Children with Cortical Visual Impairment (CVI) have neurological challenges that make it difficult to use their vision effectively. Although there is a variation among children with CVI, there are some shared visual and behavioral characteristics that have been identified by Dr. Christine Roman-Lantzy:
- Color: Strong attraction to specific colors, especially red and yellow
- Movement: Movement typically draws the attention of a child with CVI.
- Latency: Children with CVI often need extra time to respond.
- Novelty: Difficulty with visual novelty
- Distance: Dificulty with distance viewing
- Complexity: Difficulty with visual complexity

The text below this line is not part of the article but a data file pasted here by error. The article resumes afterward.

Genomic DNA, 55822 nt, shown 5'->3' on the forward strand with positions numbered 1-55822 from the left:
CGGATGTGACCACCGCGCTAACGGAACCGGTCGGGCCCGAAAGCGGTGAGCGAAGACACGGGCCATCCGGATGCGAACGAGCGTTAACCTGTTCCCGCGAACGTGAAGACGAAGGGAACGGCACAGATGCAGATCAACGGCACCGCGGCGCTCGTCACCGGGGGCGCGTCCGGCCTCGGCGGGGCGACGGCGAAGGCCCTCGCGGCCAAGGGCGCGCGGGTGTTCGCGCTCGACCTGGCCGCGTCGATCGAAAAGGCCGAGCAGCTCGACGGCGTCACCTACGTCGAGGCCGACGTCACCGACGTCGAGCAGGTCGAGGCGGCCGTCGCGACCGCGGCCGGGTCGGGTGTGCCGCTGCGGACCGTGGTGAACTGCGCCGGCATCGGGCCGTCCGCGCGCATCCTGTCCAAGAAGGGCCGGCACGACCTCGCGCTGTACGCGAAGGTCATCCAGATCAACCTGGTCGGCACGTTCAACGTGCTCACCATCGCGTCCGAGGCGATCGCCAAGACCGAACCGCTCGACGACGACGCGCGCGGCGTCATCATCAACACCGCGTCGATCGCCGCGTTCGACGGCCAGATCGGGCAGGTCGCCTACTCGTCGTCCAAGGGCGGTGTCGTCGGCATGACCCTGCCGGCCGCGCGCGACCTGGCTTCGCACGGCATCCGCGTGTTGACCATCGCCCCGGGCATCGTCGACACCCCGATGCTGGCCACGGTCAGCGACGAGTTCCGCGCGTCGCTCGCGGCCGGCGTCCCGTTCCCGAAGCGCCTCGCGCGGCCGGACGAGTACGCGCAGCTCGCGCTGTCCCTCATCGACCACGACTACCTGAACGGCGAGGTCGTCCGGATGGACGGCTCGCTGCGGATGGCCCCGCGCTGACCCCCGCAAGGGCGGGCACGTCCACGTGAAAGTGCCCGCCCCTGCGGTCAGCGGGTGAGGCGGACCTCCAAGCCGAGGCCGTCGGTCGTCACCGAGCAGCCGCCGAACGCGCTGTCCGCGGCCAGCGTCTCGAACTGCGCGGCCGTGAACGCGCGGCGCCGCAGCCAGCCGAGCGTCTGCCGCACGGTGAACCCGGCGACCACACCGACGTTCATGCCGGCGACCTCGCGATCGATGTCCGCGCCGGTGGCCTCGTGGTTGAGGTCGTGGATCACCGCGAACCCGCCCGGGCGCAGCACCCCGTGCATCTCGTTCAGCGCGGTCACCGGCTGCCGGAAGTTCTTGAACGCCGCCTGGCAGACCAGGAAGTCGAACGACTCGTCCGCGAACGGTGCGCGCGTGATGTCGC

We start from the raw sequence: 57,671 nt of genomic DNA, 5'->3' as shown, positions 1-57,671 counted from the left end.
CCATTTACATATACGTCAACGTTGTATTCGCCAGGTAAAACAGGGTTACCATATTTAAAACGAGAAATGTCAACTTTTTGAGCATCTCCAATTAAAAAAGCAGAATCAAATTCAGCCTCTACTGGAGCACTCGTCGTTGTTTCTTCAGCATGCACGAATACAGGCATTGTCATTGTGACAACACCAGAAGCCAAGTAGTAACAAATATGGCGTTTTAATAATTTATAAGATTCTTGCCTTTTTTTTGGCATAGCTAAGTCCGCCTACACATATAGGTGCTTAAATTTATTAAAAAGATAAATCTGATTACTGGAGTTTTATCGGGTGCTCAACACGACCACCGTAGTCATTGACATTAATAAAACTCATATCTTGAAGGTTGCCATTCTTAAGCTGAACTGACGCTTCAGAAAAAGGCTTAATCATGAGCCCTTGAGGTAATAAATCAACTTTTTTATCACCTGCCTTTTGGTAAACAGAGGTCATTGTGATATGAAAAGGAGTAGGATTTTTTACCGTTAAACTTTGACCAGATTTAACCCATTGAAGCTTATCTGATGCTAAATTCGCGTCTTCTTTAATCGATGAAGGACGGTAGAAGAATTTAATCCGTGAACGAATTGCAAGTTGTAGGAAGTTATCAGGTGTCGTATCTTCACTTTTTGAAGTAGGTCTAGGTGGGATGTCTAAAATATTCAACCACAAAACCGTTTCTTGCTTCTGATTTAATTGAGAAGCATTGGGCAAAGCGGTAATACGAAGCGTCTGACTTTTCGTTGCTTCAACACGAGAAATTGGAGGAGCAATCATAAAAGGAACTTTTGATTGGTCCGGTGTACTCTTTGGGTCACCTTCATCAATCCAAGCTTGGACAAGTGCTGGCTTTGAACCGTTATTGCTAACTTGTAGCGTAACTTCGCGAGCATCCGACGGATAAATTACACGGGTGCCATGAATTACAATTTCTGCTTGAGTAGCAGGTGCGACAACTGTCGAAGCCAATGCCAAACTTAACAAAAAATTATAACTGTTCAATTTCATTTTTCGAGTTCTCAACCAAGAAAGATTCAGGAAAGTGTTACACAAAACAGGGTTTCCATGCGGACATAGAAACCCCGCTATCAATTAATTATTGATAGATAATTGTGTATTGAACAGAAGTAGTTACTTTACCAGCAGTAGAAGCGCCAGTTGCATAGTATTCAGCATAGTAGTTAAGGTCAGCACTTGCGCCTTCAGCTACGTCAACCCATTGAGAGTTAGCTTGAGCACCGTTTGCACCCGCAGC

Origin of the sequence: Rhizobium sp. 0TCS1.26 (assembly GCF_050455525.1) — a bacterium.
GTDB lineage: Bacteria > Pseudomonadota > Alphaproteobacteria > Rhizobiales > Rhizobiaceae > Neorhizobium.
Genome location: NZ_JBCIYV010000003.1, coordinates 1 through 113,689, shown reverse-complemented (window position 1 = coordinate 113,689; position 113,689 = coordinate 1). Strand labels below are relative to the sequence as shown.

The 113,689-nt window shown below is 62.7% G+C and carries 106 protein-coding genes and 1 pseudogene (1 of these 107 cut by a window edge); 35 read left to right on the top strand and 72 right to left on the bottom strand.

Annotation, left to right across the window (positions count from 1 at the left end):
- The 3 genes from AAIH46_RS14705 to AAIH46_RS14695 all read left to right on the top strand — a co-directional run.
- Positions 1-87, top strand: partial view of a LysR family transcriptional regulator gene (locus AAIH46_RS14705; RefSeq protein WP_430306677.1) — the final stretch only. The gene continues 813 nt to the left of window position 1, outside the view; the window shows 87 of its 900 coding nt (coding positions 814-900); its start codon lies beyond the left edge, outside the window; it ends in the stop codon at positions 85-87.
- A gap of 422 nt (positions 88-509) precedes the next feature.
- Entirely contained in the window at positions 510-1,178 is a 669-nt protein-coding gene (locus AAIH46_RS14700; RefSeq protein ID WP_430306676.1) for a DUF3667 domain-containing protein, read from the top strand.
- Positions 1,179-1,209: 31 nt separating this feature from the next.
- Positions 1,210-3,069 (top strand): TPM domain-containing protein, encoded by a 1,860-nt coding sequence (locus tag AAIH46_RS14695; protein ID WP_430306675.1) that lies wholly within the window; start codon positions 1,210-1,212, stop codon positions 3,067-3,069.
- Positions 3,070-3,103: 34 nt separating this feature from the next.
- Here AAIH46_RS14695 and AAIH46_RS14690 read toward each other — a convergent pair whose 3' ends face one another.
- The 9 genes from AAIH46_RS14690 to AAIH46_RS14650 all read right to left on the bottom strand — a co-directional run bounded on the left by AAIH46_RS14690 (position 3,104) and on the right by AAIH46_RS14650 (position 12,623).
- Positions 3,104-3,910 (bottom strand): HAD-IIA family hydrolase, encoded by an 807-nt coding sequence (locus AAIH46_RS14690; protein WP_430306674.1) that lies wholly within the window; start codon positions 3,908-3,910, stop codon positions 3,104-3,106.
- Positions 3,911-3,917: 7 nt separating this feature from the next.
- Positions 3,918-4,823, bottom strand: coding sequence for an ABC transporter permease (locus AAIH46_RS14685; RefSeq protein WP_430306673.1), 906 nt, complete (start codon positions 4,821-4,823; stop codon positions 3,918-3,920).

- Visual Reflexes: Atypical visual reflexes
- Visual Fields: Strong visual field preferences
- Light and Lighting: Often engages in light gazing or non-purposeful gaze
For more information about CVI, view this webcast from Perkins School for the Blind, which is presented by Ellen Mazel. Beginning with an overview of the characteristics of children with Cortical Visual Impairment (CVI), Mazel goes on to discuss strategies for assessment and intervention. Includes a full transcript and a CVI Consulting Interview Form.